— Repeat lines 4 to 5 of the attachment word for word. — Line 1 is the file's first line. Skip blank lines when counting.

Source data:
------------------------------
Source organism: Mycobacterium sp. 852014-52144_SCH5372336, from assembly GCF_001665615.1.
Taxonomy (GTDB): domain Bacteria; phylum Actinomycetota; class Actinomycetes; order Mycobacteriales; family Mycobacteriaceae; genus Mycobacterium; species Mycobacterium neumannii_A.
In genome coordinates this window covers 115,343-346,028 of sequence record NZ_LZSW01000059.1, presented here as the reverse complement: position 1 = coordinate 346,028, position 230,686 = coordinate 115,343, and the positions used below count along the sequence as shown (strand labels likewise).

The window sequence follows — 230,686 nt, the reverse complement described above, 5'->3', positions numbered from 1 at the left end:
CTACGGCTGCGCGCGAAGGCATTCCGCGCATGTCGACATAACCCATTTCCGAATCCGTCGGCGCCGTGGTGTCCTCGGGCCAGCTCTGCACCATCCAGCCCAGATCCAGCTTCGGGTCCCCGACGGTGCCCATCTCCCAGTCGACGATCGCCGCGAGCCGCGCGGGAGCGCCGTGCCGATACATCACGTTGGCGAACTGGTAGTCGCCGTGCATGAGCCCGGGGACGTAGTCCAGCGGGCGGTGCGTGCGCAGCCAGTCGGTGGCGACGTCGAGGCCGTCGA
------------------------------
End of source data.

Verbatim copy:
The window sequence follows — 230,686 nt, the reverse complement described above, 5'->3', positions numbered from 1 at the left end:
CTACGGCTGCGCGCGAAGGCATTCCGCGCATGTCGACATAACCCATTTCCGAATCCGTCGGCGCCGTGGTGTCCTCGGGCCAGCTCTGCACCATCCAGCCCAGATCCAGCTTCGGGTCCCCGACGGTGCCCATCTCCCAGTCGACGATCGCCGCGAGCCGCGCGGGAGCGCCGTGCCGATACATCACGTTGGCGAACTGGTAGTCGCCGTGCATGAGCCCGGGGACGTAGTCCAGCGGGCGGTGCGTGCGCAGCCAGTCGGTGGCGACGTCGAGGCCGTCGA